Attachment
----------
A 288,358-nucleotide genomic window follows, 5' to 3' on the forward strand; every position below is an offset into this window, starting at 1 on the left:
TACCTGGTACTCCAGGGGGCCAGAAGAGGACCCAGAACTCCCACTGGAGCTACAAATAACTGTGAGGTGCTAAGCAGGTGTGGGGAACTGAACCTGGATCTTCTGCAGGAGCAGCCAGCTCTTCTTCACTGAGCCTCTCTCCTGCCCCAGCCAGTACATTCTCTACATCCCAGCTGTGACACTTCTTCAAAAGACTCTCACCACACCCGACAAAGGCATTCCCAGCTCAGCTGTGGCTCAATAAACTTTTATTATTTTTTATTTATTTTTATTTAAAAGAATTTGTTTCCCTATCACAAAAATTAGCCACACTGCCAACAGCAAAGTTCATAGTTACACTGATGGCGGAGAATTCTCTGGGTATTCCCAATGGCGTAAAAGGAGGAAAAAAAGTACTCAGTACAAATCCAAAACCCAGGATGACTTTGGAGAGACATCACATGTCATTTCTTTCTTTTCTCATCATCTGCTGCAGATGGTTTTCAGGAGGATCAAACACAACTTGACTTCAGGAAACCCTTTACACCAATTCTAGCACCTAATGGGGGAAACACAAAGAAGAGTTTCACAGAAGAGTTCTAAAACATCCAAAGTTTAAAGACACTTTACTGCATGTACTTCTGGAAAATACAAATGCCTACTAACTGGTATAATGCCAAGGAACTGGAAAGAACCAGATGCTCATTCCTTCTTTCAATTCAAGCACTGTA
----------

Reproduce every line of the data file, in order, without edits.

A 288,358-nucleotide genomic window follows, 5' to 3' on the forward strand; every position below is an offset into this window, starting at 1 on the left:
TACCTGGTACTCCAGGGGGCCAGAAGAGGACCCAGAACTCCCACTGGAGCTACAAATAACTGTGAGGTGCTAAGCAGGTGTGGGGAACTGAACCTGGATCTTCTGCAGGAGCAGCCAGCTCTTCTTCACTGAGCCTCTCTCCTGCCCCAGCCAGTACATTCTCTACATCCCAGCTGTGACACTTCTTCAAAAGACTCTCACCACACCCGACAAAGGCATTCCCAGCTCAGCTGTGGCTCAATAAACTTTTATTATTTTTTATTTATTTTTATTTAAAAGAATTTGTTTCCCTATCACAAAAATTAGCCACACTGCCAACAGCAAAGTTCATAGTTACACTGATGGCGGAGAATTCTCTGGGTATTCCCAATGGCGTAAAAGGAGGAAAAAAAGTACTCAGTACAAATCCAAAACCCAGGATGACTTTGGAGAGACATCACATGTCATTTCTTTCTTTTCTCATCATCTGCTGCAGATGGTTTTCAGGAGGATCAAACACAACTTGACTTCAGGAAACCCTTTACACCAATTCTAGCACCTAATGGGGGAAACACAAAGAAGAGTTTCACAGAAGAGTTCTAAAACATCCAAAGTTTAAAGACACTTTACTGCATGTACTTCTGGAAAATACAAATGCCTACTAACTGGTATAATGCCAAGGAACTGGAAAGAACCAGATGCTCATTCCTTCTTTCAATTCAAGCACTGTA